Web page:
A Nigerian startup has taken advantage of the government’s effort to boost farming output to reduce reliance on oil by developing the first agricultural commodities exchange in Nigeria.

The exchange, Integrated Produce City Ltd is aimed at reducing farmers losses incurred from spoilt produce as a result of poor storage facilities.

“The concept of a wholesale-produce market is to enable the farmer to fully dispose of his produce, instead of today where he loses 80 percent of his output” that rots before it can reach the market, Chief Executive Officer Pat Utomi said in an interview.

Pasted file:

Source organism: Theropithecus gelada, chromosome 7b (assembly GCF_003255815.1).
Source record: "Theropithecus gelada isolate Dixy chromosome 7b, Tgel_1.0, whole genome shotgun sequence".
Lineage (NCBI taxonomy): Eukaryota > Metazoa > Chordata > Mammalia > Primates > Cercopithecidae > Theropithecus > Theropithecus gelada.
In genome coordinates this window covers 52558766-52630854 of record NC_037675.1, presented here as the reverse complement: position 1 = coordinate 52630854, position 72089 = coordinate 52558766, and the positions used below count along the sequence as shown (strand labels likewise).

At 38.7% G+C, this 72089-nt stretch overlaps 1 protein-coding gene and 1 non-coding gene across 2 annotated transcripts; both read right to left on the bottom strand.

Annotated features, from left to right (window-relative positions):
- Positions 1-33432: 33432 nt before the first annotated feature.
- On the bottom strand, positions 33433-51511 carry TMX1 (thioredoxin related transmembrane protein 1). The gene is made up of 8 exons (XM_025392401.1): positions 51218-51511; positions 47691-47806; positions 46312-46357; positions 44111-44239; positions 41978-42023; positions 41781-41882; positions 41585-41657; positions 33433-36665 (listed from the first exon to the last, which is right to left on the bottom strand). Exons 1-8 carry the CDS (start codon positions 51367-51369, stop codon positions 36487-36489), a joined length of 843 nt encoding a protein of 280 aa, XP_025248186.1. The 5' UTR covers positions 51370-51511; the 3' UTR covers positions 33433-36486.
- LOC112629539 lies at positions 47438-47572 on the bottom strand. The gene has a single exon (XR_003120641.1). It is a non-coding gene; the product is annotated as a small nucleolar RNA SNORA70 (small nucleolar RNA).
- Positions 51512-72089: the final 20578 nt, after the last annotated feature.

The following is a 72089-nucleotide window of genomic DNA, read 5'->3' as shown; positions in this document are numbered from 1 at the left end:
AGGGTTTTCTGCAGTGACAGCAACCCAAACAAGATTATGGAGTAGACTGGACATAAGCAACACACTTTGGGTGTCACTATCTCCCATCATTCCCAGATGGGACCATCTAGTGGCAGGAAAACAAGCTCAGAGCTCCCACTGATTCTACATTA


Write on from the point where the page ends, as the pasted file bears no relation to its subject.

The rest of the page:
The exchange will be located near the southern city of Benin, about 300 kilometers (186 miles) east of Lagos, Nigeria’s commercial hub, a site accessible to nearby growers of cocoa, palm oil, rubber and cassava, Utomi said. The company has put up 20 percent of the required $135 million and is in talks with lenders and investors from South Africa, China and Australia for additional capital, Utomi said, declining to name them. Integrated Produce City signed an agreement with KPMG LLP’s Nigerian unit on Monday to help it raise more capital, Vitus Akudinobi, a spokesman for the new exchange, said.